Featured Poets, December 2019                     home page
 

Moira Andrew       Alison Brackenbury       Susan Davies       Wendy French       Hilaire       Carolyn King       Kathy Miles       Liz Parkes       Daphne Schiller       Elizabeth Soule       Nicola Warwick       Shirley Wright      

You may also wish to listen to poem recordings that have been added to our (small but growing!) digital archive. We have poems there by:
 
Nadine Brummer, Daphne Gloag, Jennie Osborne, Mimi Khalvati, Lottie Kramer, Gill McEvoy (read by Anne Stewart), Maggie Norton, Elizabeth Soule, Jill Townsend, Marion Tracy and Fiona Ritchie Walker
 
Select and listen here               Poets of the Month (other dates)  

Moira Andrew

Moira Andrew lives in Somerset. She has six poetry collections in publication: latest, A Box of Sky. Her new collection Breakfast with Swallows is due out late 2017. She has written poetry for children and a number of books for primary teachers.

My mistake

A warm hand on the small of my back –
such a broad sexy hand, a scattering of fine hairs
above the knuckles – signalled his return.
        That and the smell of his skin.
 
I daren’t turn round. He stood behind me, breath
fluttering against my left ear. ‘It’s me,’ he said –
as if I didn’t know. And I was happy, relief
        gushing through my body.
 
How could I have doubted him? Of course
he wasn’t dead – I’d been kidding myself
all this time, what with the funeral, winding
        up his affairs, binning his clothes.
 
My mistake. Except that it wasn’t. I woke up
alone, just me and the cat, to an even bigger mistake.
It was hard to get up and face the day, his voice
        begging me to believe him.

Moira Andrew

Publications:
Breakfast with Swallows, 2017, Austin Macauley, ISBN 978-1-7871039-8-6. price £5.99
A Box of Sky, 2017, Integral & CLP (Bucharest), ISBN 978-6-0687826-0-7. price £5
Grandad’s Party, 2016, Poetry Space Ltd, ISBN 978-1-909404-34-2. price £2.50
Man in the Moon, 2014, IDP, ISBN 978-1-9093573-7-2. £7.99
Wish a Wish (poems for children), 2012, Poetry Space, ISBN 978-0-9565328-9-3. £5.99

Moira’s website
 
e-mail

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Alison Brackenbury

Born in Lincolnshire, 1953. Lives in Gloucestershire, works in family metal-finishing business. Seven collections of poetry published, received both Eric Gregory and Cholmondeley Awards. Competition judge. Tutor for the Poetry School. Main aim: smuggling poems out to wide world.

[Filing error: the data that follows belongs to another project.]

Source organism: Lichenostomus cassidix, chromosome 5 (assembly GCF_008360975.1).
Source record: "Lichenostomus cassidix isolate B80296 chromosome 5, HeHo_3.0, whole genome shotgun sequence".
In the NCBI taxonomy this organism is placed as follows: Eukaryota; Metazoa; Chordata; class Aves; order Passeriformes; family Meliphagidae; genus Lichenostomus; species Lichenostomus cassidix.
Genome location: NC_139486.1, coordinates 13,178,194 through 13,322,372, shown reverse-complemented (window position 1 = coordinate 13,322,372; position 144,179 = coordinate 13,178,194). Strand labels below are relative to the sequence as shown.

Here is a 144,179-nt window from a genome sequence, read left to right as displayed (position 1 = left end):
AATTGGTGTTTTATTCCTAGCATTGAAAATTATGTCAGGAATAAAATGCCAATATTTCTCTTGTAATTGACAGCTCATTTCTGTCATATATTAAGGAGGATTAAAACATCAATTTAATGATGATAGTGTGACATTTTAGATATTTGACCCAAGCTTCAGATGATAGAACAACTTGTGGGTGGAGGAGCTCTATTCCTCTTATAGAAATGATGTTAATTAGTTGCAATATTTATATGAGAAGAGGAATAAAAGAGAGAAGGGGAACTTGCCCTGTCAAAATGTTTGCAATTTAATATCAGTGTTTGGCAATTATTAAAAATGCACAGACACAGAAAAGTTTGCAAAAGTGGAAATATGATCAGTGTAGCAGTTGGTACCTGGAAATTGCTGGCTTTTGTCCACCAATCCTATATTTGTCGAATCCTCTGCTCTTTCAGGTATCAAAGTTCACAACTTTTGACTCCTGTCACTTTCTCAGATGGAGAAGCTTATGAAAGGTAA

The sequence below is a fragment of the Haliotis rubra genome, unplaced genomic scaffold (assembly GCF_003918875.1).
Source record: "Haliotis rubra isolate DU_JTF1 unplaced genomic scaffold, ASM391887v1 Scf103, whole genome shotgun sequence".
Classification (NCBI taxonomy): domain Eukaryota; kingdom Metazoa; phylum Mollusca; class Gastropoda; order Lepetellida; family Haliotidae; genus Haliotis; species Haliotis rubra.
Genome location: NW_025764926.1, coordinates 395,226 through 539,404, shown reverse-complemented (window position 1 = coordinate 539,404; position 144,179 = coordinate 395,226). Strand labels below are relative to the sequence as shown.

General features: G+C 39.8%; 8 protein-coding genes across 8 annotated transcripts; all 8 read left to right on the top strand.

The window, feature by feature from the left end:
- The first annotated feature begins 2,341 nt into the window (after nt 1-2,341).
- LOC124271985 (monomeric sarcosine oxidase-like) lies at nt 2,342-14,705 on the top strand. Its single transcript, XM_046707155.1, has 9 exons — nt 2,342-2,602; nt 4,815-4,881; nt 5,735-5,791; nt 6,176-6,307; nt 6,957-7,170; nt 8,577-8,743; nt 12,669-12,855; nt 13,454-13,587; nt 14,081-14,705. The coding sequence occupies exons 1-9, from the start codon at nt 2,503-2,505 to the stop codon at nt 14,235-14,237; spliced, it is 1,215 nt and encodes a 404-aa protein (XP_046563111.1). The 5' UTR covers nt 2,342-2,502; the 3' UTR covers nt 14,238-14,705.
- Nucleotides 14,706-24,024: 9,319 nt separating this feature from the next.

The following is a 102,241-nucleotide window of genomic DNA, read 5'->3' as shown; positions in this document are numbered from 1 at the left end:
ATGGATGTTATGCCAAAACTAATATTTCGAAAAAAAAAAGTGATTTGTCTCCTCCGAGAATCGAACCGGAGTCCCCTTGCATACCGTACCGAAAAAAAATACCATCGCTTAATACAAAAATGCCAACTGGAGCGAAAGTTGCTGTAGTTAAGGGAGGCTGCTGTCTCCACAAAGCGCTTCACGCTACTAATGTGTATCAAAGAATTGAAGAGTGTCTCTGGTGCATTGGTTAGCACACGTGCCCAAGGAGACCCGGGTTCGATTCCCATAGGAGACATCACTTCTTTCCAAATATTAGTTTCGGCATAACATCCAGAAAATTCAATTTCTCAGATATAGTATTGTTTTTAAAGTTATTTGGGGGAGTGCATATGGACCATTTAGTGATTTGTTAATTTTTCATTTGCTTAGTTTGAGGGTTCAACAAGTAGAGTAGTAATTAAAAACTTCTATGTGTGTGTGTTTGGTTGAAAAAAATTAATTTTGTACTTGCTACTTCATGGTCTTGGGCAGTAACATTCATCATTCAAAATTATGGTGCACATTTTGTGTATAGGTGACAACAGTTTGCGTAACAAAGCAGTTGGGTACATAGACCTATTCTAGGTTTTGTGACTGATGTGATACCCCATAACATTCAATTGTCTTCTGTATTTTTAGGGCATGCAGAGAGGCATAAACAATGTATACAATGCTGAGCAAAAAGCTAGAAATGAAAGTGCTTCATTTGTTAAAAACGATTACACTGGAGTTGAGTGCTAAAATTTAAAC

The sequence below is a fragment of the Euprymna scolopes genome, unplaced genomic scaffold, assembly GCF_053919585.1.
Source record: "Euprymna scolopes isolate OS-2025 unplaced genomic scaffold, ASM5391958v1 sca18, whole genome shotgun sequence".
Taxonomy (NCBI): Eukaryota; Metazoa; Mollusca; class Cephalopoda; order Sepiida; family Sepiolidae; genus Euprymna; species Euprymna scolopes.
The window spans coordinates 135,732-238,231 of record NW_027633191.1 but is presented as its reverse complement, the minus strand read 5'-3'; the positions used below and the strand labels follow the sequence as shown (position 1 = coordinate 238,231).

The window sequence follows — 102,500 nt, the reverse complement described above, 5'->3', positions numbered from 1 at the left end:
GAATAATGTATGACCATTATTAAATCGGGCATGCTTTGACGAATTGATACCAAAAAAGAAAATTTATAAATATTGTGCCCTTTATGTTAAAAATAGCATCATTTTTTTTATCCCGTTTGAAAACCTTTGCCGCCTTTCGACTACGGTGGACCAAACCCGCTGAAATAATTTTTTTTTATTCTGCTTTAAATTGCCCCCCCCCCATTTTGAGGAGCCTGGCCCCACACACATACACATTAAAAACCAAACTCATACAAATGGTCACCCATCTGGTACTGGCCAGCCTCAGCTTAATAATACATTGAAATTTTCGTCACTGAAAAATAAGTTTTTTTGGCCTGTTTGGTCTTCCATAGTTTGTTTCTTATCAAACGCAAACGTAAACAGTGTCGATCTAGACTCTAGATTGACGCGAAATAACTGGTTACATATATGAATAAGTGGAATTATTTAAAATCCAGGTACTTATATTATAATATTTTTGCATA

No

No one is ever good enough,
or kind enough.
No one stays awake
through the lovely rush of rain which fills our dark.
No one can hold the music.
They are counting coins or frowning
they are toppling, they are drowning.
No one is good.
 
But nothing is as quick as us,
no screen can match us
tape’s whirr catch us
nothing tilts like sun
to light from sad.
Nothing in all history
can reach to take your hand from me,
the dark, the rain’s gift, O
we should be glad.
 

Alison Brackenbury

Poem published: The Times Literary Supplement.

Selection of Publications, all Carcanet:
Singing in the Dark, 2008, ISBN 1 85754 914 7
Bricks and Ballads, 2004, ISBN 1 85754 751 9
After Beethoven, 2000, ISBN 185754 454
Selected Poems, 1991, ISBN 085635 924 6

Address:
c/o Carcanet Press
4th Floor, Alliance House
28-34 Cross Street,
Manchester
M2 7AQ
 
Alison Brackenbury web-site

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Susan Davies

I am a retired lecturer in English Literature. I write poetry and short stories and I have just completed a memoir, and I’m now working on a novel. I contine to write poetry as it is my first love.

23 Fitzroy Road, Primrose Hill

What picture soothed the mind’s eye
and brought her to life again?
Maybe the white pillow case on the line
puffed up and puckered like a barnacle goose.
 
Or the memory of my first love,
waiting for me in his room, while I
a callow, skimp of a girl – barely
seventeen, and not yet broken in –
carelessly lingered by the landing
window, where below, over the fence,
I saw a young mother, pegging
out nappies in the snow along
a frosted loop of rope – her red hair
plaited and coiled like a coronet
to frame the loveliness of her face.
 
And I found myself caught in the silent
beauty and rhythm of her movement –
arching down, and reaching up
on the ringing, frosted path –
her raw, worn hands pinching
the corners of her parchment poetry –
her masterpieces stretched out to dry.
 
I didn’t know then that her mirrors